Weaker Normal Rich
F3 , F1 , F7 , F5 ,F2-F4 ,F13 ,F8-F11-F14,F9 , F12 , F6
The ones in normal use are F2,F8,F9 and F6.
Diagram of DCO type carburettor
Setting the Idle and slow running
Rough running and idle is normally down to the idle mixture and balance settings being incorrect, below is a technique to establish a clean idle and progression. Before adjusting the carbs in this manner you must make sure that the following conditions are met.
i) The engine is at normal operating
ii) That the throttle return spring/mechanism is working OK
iii) That the engine has sufficient advance at the idle speed (between 12 and 16 degrees)
iv) That an accurate rev counter is connected.
v) That there are no air leaks or electrical faults.
A reasonable idle speed for a modified engine on Webers is between 900 and 1100 RPM.
If you are adjusting the idle for a set of carbs already fitted then progress to the second stage, if the carbs are being fitted for the first time, screw all of the idle mixture adjustment screws fully home and then out 2.5 turns. If you are using DCO/SP carbs then start at one turn out. Start the engine and let it reach normal operating temperature. This may mean adjusting the idle speed as the engine warms up. Spitting back through the back of the carburettor normally indicates that the mixture is too weak, or the timing is hopelessly retarded. If this happens when the engine is warm and you know that the timing is OK, then the mixture will need trimming richer on that cylinder. Set the idle as near as you can to 900RPM.
Using an airflow meter or carb synchroniser adjust the balance mechanism between the carbs to balance the airflow between them, if the rearmost carb is drawing less air than the front, turn the balance screw in a clockwise direction to correct this. If it is drawing more air, then turn the balance screw anti-clockwise. If the Idle speed varies at this point, adjust it back to 900 RPM, to decrease idle speed screw in an anti-clockwise direction, to increase, screw in a clockwise direction.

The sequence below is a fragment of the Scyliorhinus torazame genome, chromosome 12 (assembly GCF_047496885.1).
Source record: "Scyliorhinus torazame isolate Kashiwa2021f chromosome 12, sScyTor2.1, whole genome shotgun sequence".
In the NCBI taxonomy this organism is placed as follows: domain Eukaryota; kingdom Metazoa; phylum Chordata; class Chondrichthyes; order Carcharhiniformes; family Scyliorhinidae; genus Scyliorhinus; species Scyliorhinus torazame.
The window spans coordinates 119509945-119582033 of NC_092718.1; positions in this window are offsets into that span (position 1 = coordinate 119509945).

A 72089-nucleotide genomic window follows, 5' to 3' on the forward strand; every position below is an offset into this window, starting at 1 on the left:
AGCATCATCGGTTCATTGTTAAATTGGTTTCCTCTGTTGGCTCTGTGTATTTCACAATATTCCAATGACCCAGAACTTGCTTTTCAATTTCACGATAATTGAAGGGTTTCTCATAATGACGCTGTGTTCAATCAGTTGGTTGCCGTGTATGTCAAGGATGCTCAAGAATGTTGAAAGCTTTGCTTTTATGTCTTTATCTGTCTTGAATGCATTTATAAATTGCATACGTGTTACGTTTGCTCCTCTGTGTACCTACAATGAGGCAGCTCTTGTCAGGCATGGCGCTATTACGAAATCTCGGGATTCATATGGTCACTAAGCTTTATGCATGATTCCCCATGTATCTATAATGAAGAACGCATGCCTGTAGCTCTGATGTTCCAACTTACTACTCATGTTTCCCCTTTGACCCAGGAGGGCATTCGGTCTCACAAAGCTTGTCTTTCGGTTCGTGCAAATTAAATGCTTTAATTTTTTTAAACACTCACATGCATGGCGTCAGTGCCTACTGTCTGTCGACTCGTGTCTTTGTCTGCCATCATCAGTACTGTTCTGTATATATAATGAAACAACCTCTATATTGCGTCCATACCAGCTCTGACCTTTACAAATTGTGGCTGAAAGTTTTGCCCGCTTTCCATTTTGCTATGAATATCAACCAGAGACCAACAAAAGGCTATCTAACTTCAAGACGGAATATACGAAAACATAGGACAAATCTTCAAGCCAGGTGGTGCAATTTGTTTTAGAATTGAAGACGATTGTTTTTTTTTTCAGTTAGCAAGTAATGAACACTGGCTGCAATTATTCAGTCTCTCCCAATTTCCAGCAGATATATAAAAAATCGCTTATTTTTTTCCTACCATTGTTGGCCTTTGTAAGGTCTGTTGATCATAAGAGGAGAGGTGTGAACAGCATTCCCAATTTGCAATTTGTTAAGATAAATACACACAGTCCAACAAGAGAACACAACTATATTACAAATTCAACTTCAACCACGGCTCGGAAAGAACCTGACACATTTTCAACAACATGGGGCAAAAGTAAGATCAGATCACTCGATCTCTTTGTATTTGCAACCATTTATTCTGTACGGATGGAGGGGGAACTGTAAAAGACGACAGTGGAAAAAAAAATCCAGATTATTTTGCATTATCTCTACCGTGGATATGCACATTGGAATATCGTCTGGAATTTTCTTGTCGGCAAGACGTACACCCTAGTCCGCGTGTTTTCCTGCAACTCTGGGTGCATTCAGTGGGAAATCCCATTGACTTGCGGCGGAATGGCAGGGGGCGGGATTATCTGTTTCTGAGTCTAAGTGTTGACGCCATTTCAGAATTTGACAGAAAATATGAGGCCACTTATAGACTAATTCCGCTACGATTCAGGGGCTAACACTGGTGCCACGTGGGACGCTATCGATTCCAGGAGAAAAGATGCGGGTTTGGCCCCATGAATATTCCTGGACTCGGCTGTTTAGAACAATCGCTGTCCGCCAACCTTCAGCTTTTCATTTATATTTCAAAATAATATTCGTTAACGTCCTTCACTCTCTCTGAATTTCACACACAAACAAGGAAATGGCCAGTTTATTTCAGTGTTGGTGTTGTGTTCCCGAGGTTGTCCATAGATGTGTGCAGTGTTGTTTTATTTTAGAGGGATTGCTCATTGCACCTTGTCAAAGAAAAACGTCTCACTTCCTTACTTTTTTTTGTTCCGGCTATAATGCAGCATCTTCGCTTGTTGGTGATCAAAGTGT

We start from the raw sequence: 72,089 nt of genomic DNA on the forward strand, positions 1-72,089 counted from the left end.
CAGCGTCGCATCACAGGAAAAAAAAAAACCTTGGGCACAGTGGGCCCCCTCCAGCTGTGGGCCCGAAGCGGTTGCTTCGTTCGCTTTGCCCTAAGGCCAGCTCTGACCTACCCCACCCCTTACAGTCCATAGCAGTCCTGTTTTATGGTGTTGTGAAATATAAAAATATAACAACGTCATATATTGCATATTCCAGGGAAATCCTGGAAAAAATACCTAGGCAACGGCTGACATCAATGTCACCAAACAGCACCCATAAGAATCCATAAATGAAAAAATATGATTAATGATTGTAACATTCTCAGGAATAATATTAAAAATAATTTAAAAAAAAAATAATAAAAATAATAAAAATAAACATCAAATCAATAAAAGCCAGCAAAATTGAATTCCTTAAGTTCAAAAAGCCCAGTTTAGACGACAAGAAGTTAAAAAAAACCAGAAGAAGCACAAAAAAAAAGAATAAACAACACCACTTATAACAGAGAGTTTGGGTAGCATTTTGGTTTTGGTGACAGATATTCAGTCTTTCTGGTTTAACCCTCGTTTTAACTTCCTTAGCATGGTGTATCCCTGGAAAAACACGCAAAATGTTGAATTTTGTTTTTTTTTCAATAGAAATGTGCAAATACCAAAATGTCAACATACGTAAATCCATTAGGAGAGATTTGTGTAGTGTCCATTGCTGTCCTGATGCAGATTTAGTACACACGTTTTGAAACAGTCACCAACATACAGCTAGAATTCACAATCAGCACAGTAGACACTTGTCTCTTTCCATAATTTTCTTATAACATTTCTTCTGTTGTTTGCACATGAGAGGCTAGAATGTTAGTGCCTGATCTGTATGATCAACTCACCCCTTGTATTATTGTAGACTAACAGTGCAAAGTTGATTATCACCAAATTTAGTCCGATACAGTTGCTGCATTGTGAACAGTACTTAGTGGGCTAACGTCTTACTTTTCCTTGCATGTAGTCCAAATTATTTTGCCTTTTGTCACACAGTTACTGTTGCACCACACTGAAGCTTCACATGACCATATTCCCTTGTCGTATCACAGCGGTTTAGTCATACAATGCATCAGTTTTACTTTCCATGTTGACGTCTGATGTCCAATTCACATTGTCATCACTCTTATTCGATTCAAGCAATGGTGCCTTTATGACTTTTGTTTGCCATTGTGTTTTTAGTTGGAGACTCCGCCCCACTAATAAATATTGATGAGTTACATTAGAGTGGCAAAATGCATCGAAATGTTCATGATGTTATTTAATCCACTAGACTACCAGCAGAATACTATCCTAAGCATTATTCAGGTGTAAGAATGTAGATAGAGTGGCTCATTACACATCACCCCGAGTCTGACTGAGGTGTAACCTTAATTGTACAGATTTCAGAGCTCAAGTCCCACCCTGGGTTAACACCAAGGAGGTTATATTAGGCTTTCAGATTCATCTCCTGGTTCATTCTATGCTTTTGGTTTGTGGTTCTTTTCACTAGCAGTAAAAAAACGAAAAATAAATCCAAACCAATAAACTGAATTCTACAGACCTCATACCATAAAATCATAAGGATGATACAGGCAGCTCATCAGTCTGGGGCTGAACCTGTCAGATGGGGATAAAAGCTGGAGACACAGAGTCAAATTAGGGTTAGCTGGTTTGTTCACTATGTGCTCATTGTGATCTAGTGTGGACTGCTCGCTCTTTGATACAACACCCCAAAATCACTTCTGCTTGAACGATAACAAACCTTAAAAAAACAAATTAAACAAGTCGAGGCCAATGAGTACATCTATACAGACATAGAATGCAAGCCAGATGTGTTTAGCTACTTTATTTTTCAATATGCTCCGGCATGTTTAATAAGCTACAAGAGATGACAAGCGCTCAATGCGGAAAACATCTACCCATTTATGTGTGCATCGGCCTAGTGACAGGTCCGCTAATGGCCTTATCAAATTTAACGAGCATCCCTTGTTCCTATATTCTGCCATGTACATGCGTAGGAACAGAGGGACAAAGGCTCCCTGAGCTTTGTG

When you are sure that the carbs are drawing the same volume of air, visit each idle mixture screw, turn the screw counter clockwise (richening) in small increments (quarter of a turn), allowing a good 5 - 10 seconds for the engine to settle after each adjustment. Note whether engine speed increases or decreases, if it increases continue turning in that direction and checking for engine speed, then the moment that engine speed starts to fall, back off a quarter of a turn. If the engine speed goes well over 1000RPM, then trim it down using the idle speed screw, and re-adjust the idle mixture screw. If engine speed decreases then turn the mixture screw clockwise (weakening) in small increments, again if engine speed continues to rise, continue in that direction, then the moment it starts to fall, back off a quarter a turn. The mixture is correct when a quarter of a turn in either direction causes the engine speed to fall. If that barrel is spitting back then the mixture is too weak, so start turning in an anti-clockwise direction to richen. During this procedure, the idle speed may become unacceptably high, so re-adjust it and repeat the procedure for each carb barrel.